He birdied holes 10, 12, 16 and 17 after the turn, giving the Japanese a one-shot cushion going into the second round.

“I like this golf course as it really suits my game. Although the winds
were picking up mid-way through my round, I still putted really well
and I believed that gave me the confidence to do so well today,” said
Kuboya.

Meanwhile Atiwit, who turned professional at the
King’s Cup just a fortnight ago, got off to an encouraging start but
said he was planning to adopt a defensive approach for his second round
at the Phokeethra Country Club.

“I feel that I’m not hitting
the ball long enough. As such, I don’t plan to go on the offensive and
attack the pins as some of these shots may cost me dearly,” said the
young Thai, who posted seven birdies.

“I hope to continue
what I’ve done today and hopefully it’ll be another good round
tomorrow,” added Atiwit, whose only blemish to his card was a bogey on
the par-four 10th.

Siddikur continued to make good on his promise to spearhead the rise of golf in Bangladesh with another inspired performance.

Starting on the back-nine, Siddikur posted three birdies on holes 12,
13 and 17 to reach the turn in 33. He continued his birdie blitz on the
par-five second and fourth hole to return home comfortably in 67.

“Playing conditions were perfect today and I couldn’t have asked for a better start,” said Siddikur.

Another strong favourite, Both put up a stout defence of his title,
enjoying a blemish-free round, marking his card with birdies on the
fourth, eighth, ninth, 10th and 12th holes.

“You tend to feel a little bit of pressure especially when you’re the defending champion,” said the 31-year-old Australian.

“But once I got the first tee shot somewhere in the middle of the
fairway, I got more relaxed and did not feel that anxious any more.”

IndiaTimes

Categories: Other Sports, Sport News

Siem Reap set for 2010 Open

December 9, 2010 Leave a comment
A golfer tees off at the Phokeethra Country Club course, which is set
to host the Johnnie Walker Cambodian Open from tomorrow. Photo Supplied
A view of Roluh Bridge, which was built in the 11th Century, leading up
to the clubhouse of Phokeethra Country Club in Siem Reap. Photo Supplied

The fourth edition of the Johnnie Walker
Cambodian Open golf tournament, which tees off tomorrow at the
Phokeethra Country Club in Siem Reap, offers Asian Tour pros a
penultimate stop to tidy up their tournament cards and avoid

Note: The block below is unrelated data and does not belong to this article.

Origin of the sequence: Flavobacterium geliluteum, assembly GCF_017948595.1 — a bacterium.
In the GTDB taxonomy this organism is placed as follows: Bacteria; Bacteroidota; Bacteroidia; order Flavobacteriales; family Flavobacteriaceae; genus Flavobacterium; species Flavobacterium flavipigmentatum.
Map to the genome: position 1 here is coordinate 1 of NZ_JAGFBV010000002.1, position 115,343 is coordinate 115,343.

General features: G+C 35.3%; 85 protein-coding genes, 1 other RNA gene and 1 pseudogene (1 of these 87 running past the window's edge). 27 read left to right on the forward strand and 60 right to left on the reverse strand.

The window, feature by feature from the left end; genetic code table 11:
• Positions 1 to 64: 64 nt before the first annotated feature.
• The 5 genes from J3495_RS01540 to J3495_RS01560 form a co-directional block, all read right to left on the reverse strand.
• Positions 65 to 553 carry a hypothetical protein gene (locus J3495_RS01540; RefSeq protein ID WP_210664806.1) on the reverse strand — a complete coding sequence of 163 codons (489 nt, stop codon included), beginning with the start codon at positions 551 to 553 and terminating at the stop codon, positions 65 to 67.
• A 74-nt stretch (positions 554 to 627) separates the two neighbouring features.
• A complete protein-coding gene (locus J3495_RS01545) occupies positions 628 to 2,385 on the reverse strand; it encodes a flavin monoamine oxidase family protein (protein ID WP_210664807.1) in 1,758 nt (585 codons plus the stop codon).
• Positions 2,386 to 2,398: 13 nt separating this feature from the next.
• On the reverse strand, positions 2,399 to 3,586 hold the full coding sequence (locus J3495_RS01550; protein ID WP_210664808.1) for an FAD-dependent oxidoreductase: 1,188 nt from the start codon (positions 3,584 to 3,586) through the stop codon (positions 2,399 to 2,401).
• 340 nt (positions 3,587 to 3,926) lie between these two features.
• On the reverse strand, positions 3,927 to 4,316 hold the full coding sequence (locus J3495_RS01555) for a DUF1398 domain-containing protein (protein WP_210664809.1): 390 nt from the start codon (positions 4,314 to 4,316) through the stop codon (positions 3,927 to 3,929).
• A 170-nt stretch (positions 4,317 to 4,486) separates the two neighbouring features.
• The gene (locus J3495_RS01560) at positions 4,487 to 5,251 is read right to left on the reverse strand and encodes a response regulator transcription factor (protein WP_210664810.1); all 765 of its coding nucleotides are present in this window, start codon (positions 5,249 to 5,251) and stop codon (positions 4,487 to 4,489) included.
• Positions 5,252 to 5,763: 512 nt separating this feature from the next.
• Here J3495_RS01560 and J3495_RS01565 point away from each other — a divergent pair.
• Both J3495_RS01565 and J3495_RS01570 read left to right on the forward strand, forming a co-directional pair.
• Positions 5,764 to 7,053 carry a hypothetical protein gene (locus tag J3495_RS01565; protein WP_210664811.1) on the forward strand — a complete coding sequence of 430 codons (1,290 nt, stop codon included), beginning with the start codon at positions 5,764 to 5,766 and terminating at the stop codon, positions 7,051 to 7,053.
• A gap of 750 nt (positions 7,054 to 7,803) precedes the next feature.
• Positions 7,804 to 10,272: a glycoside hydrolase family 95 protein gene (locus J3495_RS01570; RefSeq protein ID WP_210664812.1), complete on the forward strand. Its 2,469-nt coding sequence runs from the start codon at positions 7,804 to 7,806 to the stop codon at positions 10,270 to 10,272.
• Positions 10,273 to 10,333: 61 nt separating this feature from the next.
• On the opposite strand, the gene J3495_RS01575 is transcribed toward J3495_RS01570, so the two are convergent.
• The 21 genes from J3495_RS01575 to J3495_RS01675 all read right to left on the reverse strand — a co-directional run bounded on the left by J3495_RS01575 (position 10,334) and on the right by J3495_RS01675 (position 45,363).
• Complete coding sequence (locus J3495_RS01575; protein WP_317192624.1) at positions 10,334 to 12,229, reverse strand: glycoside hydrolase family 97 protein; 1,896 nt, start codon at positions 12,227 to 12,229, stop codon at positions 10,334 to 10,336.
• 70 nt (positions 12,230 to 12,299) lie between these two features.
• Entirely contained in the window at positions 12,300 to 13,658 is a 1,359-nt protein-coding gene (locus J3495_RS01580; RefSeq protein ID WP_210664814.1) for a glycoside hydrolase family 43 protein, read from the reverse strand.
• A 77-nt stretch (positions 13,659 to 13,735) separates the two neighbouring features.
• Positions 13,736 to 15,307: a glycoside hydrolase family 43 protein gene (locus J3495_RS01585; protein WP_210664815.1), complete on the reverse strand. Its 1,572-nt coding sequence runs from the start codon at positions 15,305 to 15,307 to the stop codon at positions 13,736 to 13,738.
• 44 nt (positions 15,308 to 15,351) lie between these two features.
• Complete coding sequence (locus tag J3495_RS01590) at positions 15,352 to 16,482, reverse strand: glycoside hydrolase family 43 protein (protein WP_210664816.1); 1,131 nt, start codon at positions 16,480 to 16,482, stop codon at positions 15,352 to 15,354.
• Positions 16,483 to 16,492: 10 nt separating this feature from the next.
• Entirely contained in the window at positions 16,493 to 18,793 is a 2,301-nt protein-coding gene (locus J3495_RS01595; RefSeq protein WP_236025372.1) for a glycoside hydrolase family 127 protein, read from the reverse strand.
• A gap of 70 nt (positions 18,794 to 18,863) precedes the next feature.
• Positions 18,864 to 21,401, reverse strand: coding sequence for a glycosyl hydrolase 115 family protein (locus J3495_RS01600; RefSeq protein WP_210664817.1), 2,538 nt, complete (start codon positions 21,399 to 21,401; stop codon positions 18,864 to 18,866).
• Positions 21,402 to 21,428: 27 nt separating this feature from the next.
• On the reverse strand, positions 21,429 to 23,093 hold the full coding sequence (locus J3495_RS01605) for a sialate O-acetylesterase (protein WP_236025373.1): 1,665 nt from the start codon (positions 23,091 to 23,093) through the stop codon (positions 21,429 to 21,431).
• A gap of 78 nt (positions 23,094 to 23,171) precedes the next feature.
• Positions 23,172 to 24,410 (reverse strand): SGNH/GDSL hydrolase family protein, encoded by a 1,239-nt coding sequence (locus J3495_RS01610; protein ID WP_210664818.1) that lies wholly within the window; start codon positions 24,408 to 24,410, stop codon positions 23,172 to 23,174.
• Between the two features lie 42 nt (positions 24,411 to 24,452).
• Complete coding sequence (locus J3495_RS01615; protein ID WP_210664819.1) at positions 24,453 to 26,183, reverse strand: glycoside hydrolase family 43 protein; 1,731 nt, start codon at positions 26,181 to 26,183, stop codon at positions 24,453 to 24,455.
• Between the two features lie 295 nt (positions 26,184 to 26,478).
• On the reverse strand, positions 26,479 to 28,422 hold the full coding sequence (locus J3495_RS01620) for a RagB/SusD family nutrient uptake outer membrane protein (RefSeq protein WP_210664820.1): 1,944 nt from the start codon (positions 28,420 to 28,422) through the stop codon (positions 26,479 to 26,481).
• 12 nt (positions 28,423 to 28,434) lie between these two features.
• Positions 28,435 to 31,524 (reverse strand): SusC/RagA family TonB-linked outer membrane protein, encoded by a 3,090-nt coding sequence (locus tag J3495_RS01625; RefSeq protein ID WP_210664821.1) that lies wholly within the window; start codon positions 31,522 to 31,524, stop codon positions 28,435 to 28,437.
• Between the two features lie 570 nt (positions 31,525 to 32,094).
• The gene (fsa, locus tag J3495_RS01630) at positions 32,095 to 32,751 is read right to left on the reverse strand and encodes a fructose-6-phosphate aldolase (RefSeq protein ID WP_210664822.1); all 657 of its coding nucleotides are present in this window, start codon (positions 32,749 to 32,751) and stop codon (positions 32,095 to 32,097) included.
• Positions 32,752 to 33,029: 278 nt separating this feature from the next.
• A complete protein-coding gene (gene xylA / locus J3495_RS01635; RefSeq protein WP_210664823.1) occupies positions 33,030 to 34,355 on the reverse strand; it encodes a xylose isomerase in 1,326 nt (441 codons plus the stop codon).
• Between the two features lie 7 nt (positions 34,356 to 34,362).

qualification hassles for the next season.

The US$300,000 event,
the Kingdom’s richest sporting venture, is crucially important for the
touring pros to secure a safe berth within the comfort zone of the 65
top finishers at the end of the season. With the Black Mountain Masters
at Hua Hin in Thailand bringing the curtain down on the 2010 season a
week after this event, good performances in Siem Reap inevitably lead
to better placements.

In terms of prize money, the Cambodian
Open meets minimum Asian Tour standards but its timing makes a profound
impact on the field.

“Being the season’s last but one [event],
it could well shape the destiny of some players when they cross over to
the next,” Asian Tour Senior Director Htwe Hla Han told The Post
yesterday. “The winner gets a two-year exemption from the qualifiers
and the top five will directly get into the Black Mountain Masters.”

The
Singapore-based tour development executive added that “the main goal is
to spread golf to every corner of Asia, and an emerging market like
Cambodia plays an important role. The amateur talent is there to be
seen and it is time Cambodia sent out a pro on the Tour.”

The
heritage and history of Angkor Wat and the hospitality laid out for the
touring pros had made the Cambodian Open a popular tour destination.
The title sponsorship by Johnnie Walker and the Royal Government’s
unwavering support had clearly raised its stature, said Htwe.

Meanwhile,
the busiest man at the sprawling Phokeethra Country Club is Operation
Manager Jack Hedges, who brings his European Tour experience at to his
one-year appointment in Siem Reap.

Hedges, who marshalls a
staff of about 300 at the course for its showcase event, is in no doubt
that golf’s profile has gone up and the Kingdom is fast developing into
a major destination in the region.

“We can clearly see the
growth year by year. I will not be surprised if one or two breakthrough
the amateur ranks for Cambodia and this Asian Tour stop is an important
one for local golfers,” he said.
“It is a longer course. It is a
challenging one. It calls on everyone to put their thinking caps on and
the totally contrasting holes also make it a bit tricky.”

Top course for top Tour event
The
first world-class international golf course in Seam Reap, the
Phokeethra Country Club, is ranked among the top-five of the best new
courses in Asia by Asian Golf Monthly Magazine. The grounds are steeped
in Cambodia’s rich cultural heritage.

Located next to the
clubhouse and first tee is the ancient 32-metre wide Roluh Bridge,
which dates back to the 11th century and represents the link between
the past and the present day. The Phokeethra Country Club’s slogan
invites the golfing fraternity to “Tee-off in the 11th Century and
finish your round in the 21st Century”, with the Roluh Bridge as the
central feature of the club’s logo.

The weather would not have
been a factor at all but for yesterday evening’s unseasonal showers and
forecasts of sporadic rain over the next two days. As one local golfer
put it: “Rain and Siem Reap are not the best of friends. I do not
really remember the last time it rained here.” Undaunted by the
meteorologists’ predictions, the pros used every minute of the last
practice
session yesterday.

Today is a day of fun, with a
Pro-Am event on the cards followed by a gala dinner at the famous Bayon
Temple. However, tomorrow morning it is back to serious business with
competitors teeing off from 7am.

Phnom Penh Post
Categories: Other Sports, Sport News